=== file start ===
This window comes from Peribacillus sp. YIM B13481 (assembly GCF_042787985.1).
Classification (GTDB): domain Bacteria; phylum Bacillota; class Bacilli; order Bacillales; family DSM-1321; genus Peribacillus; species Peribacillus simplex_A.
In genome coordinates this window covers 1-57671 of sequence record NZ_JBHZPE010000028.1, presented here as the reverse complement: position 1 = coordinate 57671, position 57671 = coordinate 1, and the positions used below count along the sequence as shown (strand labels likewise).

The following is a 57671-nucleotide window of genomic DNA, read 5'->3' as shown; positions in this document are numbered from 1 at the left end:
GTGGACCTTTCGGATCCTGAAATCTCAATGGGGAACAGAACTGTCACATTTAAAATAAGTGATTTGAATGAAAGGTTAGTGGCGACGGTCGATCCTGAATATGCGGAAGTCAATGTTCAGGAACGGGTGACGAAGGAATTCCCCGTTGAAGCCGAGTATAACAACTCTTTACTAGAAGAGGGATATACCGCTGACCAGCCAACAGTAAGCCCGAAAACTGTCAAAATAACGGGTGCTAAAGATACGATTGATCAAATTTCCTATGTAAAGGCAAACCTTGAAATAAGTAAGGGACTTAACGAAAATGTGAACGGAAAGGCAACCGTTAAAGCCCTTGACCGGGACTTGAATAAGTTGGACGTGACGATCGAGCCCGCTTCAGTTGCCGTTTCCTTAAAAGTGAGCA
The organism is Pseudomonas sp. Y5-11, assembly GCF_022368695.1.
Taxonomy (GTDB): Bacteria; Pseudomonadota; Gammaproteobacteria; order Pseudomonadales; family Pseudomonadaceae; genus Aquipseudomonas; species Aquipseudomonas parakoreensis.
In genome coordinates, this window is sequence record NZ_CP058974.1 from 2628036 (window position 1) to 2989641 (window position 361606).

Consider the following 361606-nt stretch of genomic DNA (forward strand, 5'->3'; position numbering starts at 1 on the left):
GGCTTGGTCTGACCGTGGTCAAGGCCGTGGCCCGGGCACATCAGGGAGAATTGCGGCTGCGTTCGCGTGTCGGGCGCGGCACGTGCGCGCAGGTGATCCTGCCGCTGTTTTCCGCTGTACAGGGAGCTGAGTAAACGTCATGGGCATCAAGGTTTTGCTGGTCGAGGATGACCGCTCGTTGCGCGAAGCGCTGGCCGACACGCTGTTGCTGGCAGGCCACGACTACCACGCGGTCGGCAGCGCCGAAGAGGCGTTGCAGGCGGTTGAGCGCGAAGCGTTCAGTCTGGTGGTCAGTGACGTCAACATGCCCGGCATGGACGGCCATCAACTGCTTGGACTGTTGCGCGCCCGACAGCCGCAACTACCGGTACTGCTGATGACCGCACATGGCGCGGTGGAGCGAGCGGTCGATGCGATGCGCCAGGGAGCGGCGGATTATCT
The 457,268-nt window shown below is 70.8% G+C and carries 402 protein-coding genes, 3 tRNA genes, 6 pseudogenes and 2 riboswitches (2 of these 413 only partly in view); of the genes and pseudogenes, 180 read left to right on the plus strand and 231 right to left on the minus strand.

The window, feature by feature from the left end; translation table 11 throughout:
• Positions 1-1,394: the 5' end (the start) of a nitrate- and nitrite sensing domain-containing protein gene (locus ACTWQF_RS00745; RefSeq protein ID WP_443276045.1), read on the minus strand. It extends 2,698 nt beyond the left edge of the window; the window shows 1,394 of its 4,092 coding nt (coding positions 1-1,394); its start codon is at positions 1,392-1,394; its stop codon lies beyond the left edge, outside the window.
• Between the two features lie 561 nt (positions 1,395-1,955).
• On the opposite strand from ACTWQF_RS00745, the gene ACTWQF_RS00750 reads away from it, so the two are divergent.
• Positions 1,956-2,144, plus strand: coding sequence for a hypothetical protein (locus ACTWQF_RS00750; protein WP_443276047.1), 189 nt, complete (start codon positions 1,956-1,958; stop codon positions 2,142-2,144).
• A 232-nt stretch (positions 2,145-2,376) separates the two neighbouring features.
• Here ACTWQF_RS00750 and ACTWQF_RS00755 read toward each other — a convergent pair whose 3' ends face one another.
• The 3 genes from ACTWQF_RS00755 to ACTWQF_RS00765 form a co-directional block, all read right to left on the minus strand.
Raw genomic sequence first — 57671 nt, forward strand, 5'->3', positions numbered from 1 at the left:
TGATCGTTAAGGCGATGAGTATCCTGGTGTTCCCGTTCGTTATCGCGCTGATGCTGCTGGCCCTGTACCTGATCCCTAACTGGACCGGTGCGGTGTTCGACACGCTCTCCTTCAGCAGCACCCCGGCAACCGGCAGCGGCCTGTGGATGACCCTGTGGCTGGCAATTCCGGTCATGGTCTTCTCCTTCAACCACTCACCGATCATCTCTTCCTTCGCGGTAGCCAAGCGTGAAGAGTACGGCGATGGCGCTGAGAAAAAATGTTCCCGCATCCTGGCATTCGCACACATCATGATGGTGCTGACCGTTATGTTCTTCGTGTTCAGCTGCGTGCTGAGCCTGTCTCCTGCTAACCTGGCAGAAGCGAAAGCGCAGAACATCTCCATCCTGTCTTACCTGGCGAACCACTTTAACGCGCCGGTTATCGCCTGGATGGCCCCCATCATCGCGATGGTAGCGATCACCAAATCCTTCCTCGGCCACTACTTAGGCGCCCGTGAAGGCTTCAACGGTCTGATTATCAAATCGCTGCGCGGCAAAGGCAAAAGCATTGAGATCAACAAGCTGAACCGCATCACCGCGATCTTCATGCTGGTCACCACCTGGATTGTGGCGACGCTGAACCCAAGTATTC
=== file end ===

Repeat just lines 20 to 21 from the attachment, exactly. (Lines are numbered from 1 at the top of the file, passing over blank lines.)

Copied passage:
Raw genomic sequence first — 57671 nt, forward strand, 5'->3', positions numbered from 1 at the left:
TGATCGTTAAGGCGATGAGTATCCTGGTGTTCCCGTTCGTTATCGCGCTGATGCTGCTGGCCCTGTACCTGATCCCTAACTGGACCGGTGCGGTGTTCGACACGCTCTCCTTCAGCAGCACCCCGGCAACCGGCAGCGGCCTGTGGATGACCCTGTGGCTGGCAATTCCGGTCATGGTCTTCTCCTTCAACCACTCACCGATCATCTCTTCCTTCGCGGTAGCCAAGCGTGAAGAGTACGGCGATGGCGCTGAGAAAAAATGTTCCCGCATCCTGGCATTCGCACACATCATGATGGTGCTGACCGTTATGTTCTTCGTGTTCAGCTGCGTGCTGAGCCTGTCTCCTGCTAACCTGGCAGAAGCGAAAGCGCAGAACATCTCCATCCTGTCTTACCTGGCGAACCACTTTAACGCGCCGGTTATCGCCTGGATGGCCCCCATCATCGCGATGGTAGCGATCACCAAATCCTTCCTCGGCCACTACTTAGGCGCCCGTGAAGGCTTCAACGGTCTGATTATCAAATCGCTGCGCGGCAAAGGCAAAAGCATTGAGATCAACAAGCTGAACCGCATCACCGCGATCTTCATGCTGGTCACCACCTGGATTGTGGCGACGCTGAACCCAAGTATTC